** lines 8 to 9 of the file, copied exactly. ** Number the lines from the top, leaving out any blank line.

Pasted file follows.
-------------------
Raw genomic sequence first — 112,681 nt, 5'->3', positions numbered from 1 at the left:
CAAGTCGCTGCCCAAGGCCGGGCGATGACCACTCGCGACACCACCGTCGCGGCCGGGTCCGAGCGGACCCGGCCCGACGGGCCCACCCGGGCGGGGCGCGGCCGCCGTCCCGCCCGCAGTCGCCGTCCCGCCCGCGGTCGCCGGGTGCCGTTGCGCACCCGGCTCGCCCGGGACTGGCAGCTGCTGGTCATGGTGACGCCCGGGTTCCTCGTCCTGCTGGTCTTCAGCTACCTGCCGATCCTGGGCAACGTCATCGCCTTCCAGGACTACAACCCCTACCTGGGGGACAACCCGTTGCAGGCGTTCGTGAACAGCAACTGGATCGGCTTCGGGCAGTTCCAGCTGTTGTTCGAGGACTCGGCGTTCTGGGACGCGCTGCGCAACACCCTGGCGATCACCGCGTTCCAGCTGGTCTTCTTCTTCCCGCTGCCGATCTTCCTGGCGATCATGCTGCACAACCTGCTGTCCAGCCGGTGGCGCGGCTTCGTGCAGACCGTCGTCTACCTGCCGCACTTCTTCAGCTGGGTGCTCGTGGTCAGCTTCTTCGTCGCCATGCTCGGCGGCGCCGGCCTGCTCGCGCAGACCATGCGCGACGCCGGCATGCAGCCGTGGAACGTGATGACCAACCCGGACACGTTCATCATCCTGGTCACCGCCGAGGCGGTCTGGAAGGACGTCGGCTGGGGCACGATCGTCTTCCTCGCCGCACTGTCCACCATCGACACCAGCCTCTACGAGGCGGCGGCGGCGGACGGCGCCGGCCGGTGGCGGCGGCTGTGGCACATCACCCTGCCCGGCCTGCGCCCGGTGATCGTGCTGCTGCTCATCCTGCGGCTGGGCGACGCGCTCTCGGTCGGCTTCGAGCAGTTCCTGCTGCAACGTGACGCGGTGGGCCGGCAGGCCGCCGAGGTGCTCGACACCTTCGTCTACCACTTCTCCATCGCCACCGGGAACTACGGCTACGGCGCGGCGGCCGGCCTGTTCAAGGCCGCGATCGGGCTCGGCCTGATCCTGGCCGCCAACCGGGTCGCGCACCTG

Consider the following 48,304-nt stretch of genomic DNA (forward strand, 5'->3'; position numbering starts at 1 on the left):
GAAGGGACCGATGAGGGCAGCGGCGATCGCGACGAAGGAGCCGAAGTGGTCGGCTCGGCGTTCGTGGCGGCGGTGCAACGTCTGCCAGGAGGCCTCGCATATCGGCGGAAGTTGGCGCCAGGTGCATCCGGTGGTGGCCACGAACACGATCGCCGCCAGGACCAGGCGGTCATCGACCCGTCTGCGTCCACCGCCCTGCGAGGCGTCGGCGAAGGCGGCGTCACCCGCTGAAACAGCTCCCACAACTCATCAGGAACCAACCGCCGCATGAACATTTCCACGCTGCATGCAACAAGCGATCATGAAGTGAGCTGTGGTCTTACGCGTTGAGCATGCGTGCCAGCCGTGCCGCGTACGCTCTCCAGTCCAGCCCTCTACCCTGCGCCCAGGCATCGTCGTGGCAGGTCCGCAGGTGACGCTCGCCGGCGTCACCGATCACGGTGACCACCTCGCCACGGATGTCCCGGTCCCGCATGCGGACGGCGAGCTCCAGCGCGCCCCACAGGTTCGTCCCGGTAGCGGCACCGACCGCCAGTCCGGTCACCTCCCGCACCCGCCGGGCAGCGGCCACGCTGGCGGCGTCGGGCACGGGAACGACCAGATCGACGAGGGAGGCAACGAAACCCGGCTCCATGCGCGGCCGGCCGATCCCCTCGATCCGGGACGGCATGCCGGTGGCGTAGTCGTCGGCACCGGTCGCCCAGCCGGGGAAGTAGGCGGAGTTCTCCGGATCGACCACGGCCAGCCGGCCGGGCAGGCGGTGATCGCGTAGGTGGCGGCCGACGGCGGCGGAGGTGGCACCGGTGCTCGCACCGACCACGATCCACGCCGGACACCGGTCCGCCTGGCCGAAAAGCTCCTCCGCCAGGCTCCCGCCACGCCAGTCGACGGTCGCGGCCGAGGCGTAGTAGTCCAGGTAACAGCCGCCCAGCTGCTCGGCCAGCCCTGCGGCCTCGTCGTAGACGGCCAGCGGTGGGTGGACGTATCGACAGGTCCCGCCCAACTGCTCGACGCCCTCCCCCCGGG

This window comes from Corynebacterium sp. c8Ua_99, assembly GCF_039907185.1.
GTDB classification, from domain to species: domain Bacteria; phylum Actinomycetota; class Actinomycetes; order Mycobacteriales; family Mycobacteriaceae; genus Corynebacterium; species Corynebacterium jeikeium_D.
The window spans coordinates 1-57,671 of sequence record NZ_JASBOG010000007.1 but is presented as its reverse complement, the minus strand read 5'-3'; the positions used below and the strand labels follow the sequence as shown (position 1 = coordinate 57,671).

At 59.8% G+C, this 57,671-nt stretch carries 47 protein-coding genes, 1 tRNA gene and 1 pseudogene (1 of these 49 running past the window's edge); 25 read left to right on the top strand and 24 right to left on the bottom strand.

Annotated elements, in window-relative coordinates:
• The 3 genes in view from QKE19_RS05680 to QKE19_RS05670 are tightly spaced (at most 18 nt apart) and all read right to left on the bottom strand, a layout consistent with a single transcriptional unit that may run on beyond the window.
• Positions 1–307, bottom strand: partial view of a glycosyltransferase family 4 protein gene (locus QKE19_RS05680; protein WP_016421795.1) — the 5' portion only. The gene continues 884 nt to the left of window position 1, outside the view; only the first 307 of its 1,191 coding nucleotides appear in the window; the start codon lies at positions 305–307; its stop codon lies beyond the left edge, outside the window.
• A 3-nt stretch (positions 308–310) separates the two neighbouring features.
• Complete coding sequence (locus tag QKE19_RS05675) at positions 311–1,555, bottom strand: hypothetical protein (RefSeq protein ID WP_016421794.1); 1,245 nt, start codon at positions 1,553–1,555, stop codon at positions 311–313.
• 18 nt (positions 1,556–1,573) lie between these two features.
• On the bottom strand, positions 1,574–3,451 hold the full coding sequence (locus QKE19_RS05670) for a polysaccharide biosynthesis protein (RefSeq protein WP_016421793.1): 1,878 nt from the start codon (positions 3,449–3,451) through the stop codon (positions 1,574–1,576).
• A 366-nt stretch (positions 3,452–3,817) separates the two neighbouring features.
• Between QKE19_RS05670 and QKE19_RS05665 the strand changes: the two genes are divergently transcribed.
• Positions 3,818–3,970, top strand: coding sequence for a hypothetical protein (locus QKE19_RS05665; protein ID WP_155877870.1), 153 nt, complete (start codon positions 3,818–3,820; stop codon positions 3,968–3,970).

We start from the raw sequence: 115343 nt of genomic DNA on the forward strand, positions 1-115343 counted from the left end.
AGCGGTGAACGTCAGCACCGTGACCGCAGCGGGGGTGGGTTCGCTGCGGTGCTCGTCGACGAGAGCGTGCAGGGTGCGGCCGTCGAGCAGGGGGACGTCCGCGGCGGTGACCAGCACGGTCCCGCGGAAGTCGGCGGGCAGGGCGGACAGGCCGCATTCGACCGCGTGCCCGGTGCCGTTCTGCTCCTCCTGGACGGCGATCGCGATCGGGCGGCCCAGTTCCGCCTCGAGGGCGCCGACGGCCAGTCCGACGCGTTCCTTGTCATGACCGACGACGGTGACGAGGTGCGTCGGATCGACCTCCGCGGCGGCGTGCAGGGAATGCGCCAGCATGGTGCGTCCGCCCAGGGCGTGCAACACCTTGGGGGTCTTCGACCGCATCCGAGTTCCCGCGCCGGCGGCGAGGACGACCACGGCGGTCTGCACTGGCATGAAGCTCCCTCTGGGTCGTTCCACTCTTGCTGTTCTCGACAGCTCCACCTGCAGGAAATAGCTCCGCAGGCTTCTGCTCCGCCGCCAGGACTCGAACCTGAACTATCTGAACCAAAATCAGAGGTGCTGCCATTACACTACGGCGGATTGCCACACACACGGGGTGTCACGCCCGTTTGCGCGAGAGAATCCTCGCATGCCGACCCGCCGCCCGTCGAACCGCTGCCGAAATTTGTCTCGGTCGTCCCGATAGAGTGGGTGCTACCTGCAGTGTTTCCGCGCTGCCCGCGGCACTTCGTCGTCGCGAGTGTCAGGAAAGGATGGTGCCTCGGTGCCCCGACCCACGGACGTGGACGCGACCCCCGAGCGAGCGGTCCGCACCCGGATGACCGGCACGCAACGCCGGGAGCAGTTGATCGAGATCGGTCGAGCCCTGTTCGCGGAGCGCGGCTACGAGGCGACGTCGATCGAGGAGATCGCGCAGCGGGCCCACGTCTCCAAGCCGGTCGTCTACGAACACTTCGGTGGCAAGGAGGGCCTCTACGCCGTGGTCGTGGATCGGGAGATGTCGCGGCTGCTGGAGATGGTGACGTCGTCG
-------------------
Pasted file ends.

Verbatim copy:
At 59.8% G+C, this 57,671-nt stretch carries 47 protein-coding genes, 1 tRNA gene and 1 pseudogene (1 of these 49 running past the window's edge); 25 read left to right on the top strand and 24 right to left on the bottom strand.

Annotated elements, in window-relative coordinates: